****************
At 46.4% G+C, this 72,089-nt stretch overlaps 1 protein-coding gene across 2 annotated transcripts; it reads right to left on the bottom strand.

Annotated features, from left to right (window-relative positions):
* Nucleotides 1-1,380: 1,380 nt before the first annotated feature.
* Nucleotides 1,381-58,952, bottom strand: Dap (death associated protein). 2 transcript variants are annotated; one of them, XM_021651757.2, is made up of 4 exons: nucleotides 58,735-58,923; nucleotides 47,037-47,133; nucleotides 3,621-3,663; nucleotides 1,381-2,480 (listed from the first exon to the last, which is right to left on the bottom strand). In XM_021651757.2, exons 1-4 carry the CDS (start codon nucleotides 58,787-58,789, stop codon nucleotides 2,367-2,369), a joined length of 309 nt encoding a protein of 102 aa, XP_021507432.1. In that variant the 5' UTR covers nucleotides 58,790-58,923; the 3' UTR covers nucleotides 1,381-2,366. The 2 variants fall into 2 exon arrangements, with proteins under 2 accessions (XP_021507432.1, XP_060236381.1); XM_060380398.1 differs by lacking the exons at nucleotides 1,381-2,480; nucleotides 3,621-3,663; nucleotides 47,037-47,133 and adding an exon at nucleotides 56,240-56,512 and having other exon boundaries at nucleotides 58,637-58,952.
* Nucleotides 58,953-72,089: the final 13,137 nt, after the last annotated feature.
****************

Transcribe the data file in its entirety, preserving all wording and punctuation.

At 46.4% G+C, this 72,089-nt stretch overlaps 1 protein-coding gene across 2 annotated transcripts; it reads right to left on the bottom strand.

Annotated features, from left to right (window-relative positions):
* Nucleotides 1-1,380: 1,380 nt before the first annotated feature.
* Nucleotides 1,381-58,952, bottom strand: Dap (death associated protein). 2 transcript variants are annotated; one of them, XM_021651757.2, is made up of 4 exons: nucleotides 58,735-58,923; nucleotides 47,037-47,133; nucleotides 3,621-3,663; nucleotides 1,381-2,480 (listed from the first exon to the last, which is right to left on the bottom strand). In XM_021651757.2, exons 1-4 carry the CDS (start codon nucleotides 58,787-58,789, stop codon nucleotides 2,367-2,369), a joined length of 309 nt encoding a protein of 102 aa, XP_021507432.1. In that variant the 5' UTR covers nucleotides 58,790-58,923; the 3' UTR covers nucleotides 1,381-2,366. The 2 variants fall into 2 exon arrangements, with proteins under 2 accessions (XP_021507432.1, XP_060236381.1); XM_060380398.1 differs by lacking the exons at nucleotides 1,381-2,480; nucleotides 3,621-3,663; nucleotides 47,037-47,133 and adding an exon at nucleotides 56,240-56,512 and having other exon boundaries at nucleotides 58,637-58,952.
* Nucleotides 58,953-72,089: the final 13,137 nt, after the last annotated feature.